Not all witnesses will have a clear view of the collision before, during, and after the event. However, any details the witness may have regarding what the vehicles looked like will be important for documentation.

For instance, if the witness can describe the placement of each vehicle before and after they collided, this can provide crucial clues to who may be at fault. If a witness can also explain if any debris flew due to the accident and what the damaged looked like after the collision versus before (e.g., if any of the vehicles already had damage prior to the accident) is also vital.

  1. How fast do you believe each vehicle was going?

The speed of each vehicle before the collision took place is important. If one or multiple vehicles involved were speeding or driving too slowly, this may have impacted why the accident occurred to begin with. Knowing the approximate speed of each vehicle can be vital when it comes time to properly prosecuting the one at fault.

Witnesses may not have a range of how fast the vehicles were going, but scanning the road, it’s typically easy to determine if a vehicle is going too slow or too fast for the road’s current conditions (e.g., school zone, rainy weather, lots of other vehicles on the road, etc.).

  1. What were other drivers doing right before the accident?

Sometimes the nature of a car accident does not just involve the vehicles that actually collided. Sometimes other drivers can cause an accident, even if their vehicle comes out with zero scratches and/or they flee the scene.

As an example, if a vehicle cut off a truck and then that truck swerved and slammed into another vehicle, it would be the driver of the vehicle that cut off the truck who would be at fault.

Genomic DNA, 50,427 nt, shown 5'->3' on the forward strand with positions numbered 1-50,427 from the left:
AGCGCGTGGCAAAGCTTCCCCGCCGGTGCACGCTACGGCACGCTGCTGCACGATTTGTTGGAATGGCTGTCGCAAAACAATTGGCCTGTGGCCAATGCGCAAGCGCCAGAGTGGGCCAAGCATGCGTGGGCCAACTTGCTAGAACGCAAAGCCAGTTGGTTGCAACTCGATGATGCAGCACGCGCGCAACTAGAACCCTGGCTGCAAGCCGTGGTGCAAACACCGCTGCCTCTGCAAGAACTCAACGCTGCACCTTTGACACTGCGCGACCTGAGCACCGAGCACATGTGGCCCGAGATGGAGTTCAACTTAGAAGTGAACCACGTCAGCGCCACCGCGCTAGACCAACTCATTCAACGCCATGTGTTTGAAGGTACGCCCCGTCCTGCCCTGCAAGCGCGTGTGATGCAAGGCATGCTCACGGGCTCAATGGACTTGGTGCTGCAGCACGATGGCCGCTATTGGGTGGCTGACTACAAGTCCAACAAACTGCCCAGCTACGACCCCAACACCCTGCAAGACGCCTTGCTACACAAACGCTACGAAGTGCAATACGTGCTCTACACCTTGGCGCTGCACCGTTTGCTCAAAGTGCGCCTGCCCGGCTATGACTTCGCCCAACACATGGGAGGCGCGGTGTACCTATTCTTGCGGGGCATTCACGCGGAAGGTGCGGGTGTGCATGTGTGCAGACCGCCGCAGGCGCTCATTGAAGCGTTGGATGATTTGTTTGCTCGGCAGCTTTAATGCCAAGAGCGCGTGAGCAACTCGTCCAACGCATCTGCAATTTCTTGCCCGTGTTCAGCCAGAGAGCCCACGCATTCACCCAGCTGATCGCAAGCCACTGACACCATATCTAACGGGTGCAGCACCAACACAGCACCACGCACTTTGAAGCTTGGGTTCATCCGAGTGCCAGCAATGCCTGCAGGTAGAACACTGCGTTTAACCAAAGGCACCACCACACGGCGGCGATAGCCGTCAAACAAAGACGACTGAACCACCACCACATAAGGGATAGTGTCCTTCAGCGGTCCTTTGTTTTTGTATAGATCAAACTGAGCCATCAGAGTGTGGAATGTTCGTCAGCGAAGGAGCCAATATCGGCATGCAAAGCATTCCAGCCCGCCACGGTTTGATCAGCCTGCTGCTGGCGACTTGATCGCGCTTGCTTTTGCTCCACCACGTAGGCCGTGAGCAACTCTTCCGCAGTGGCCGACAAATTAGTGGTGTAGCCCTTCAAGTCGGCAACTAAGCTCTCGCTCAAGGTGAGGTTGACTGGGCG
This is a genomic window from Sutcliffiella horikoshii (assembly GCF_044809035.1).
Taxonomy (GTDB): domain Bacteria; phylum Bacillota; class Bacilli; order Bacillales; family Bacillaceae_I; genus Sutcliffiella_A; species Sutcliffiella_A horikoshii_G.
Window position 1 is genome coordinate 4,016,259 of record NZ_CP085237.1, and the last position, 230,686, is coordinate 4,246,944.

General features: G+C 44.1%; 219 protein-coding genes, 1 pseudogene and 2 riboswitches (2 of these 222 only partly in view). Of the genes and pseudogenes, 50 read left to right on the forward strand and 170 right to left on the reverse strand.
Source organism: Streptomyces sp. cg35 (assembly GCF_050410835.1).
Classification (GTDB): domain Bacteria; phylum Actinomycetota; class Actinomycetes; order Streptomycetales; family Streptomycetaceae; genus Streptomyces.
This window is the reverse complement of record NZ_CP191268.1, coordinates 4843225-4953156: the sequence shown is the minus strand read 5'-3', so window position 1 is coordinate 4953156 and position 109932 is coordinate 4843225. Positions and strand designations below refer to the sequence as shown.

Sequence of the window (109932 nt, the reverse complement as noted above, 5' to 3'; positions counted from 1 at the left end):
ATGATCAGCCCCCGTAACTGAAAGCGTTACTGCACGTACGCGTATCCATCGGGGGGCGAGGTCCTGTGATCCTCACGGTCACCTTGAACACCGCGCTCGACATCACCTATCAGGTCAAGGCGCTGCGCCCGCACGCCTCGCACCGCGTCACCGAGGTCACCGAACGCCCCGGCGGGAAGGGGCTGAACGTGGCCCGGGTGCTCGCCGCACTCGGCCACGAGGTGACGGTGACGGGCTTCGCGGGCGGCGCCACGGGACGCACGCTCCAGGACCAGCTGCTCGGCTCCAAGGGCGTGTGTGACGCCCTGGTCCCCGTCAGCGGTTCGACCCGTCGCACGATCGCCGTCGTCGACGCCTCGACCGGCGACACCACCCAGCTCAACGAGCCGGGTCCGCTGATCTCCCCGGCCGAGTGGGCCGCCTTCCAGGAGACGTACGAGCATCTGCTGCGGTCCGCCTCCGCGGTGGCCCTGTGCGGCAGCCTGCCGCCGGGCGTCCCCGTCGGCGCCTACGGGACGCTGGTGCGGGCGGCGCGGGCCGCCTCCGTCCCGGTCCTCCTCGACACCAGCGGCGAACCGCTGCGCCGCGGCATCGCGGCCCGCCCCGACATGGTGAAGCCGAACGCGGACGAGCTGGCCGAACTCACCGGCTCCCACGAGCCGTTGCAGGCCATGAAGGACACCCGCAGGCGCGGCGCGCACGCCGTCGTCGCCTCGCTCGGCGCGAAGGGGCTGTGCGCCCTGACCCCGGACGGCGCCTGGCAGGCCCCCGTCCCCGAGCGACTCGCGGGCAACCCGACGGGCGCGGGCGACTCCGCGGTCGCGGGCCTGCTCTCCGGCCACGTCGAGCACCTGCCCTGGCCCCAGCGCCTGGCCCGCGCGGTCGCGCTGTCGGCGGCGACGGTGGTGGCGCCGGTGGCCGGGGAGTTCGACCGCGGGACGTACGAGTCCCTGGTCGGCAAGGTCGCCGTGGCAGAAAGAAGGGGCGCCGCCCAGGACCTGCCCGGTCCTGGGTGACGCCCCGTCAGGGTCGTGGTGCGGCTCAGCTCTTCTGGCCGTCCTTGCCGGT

1. Are there any other specific details regarding the accident you’d like to share?

Every vehicle collision is different. Some collisions might contain basic details while others may have a complex jumble of information that might make it difficult to decide who was truly at fault. But the more information that can be collected, the better.

Other details your witness might provide might be the license plate number of a vehicle that fled the scene who may have been directly or indirectly involved, the exact time that the accident occurred, and whether or not there were objects or animals around that may have contributed to the accident (e.g., a dog running out, a ball rolling into the street, etc.).

  1. Did you notice anybody else nearby who might be witnesses?

If your witness was looking around at the time of the collision and happened to notice other individuals reacting to the collision (e.g., getting out of their vehicle to help, taking photos of the scene, etc.), it’s important for your witness to let you know who the other witnesses might have been.

Remember, the more witnesses you have, the more accurate the information that will be collected regarding the accident, and thus, the better the justice.

  1. What is your contact information?

Lastly, it’s important to collect the contact information from witnesses. If you require more information from them or if the police or court need to speak with these witnesses for more details, having contact information at hand can provide easy access. Contact information should include the witness’s name, address, e-mail, and phone number.

Reach out to Beninato & Matrafajlo accident attorneys for more legal information regarding car accidents.

Conclusion

While not every car accident has third-party witnesses, when they do, it’s crucial to ask the right questions. The information you collect from witnesses can make a big difference when it comes time to filing the police report and making a claim as witnesses tend to have an unbiased perspective and can confirm or deny details of the incident.